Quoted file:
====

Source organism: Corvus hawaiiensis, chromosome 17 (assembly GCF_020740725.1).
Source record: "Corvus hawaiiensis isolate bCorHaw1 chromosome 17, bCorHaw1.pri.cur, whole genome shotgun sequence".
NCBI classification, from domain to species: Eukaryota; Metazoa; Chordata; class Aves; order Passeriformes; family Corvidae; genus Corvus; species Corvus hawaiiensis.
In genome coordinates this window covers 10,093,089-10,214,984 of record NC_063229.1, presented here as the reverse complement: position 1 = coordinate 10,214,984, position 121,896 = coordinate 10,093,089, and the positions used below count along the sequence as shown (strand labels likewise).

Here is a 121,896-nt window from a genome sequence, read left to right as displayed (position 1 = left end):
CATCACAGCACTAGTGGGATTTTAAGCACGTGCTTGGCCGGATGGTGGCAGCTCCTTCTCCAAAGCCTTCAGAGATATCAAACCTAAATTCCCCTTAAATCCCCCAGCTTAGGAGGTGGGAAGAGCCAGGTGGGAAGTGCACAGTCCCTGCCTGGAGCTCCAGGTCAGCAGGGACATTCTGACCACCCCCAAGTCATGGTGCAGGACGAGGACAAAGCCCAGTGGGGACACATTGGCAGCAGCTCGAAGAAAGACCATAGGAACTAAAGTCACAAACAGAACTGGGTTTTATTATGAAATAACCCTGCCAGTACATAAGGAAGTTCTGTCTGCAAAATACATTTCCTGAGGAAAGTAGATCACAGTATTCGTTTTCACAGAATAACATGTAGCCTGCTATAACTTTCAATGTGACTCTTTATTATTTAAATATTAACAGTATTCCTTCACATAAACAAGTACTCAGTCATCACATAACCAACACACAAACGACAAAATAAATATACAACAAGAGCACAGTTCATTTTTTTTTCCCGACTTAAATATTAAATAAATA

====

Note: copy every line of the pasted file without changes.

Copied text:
Source organism: Corvus hawaiiensis, chromosome 17 (assembly GCF_020740725.1).
Source record: "Corvus hawaiiensis isolate bCorHaw1 chromosome 17, bCorHaw1.pri.cur, whole genome shotgun sequence".
NCBI classification, from domain to species: Eukaryota; Metazoa; Chordata; class Aves; order Passeriformes; family Corvidae; genus Corvus; species Corvus hawaiiensis.
In genome coordinates this window covers 10,093,089-10,214,984 of record NC_063229.1, presented here as the reverse complement: position 1 = coordinate 10,214,984, position 121,896 = coordinate 10,093,089, and the positions used below count along the sequence as shown (strand labels likewise).

Here is a 121,896-nt window from a genome sequence, read left to right as displayed (position 1 = left end):
CATCACAGCACTAGTGGGATTTTAAGCACGTGCTTGGCCGGATGGTGGCAGCTCCTTCTCCAAAGCCTTCAGAGATATCAAACCTAAATTCCCCTTAAATCCCCCAGCTTAGGAGGTGGGAAGAGCCAGGTGGGAAGTGCACAGTCCCTGCCTGGAGCTCCAGGTCAGCAGGGACATTCTGACCACCCCCAAGTCATGGTGCAGGACGAGGACAAAGCCCAGTGGGGACACATTGGCAGCAGCTCGAAGAAAGACCATAGGAACTAAAGTCACAAACAGAACTGGGTTTTATTATGAAATAACCCTGCCAGTACATAAGGAAGTTCTGTCTGCAAAATACATTTCCTGAGGAAAGTAGATCACAGTATTCGTTTTCACAGAATAACATGTAGCCTGCTATAACTTTCAATGTGACTCTTTATTATTTAAATATTAACAGTATTCCTTCACATAAACAAGTACTCAGTCATCACATAACCAACACACAAACGACAAAATAAATATACAACAAGAGCACAGTTCATTTTTTTTTCCCGACTTAAATATTAAATAAATA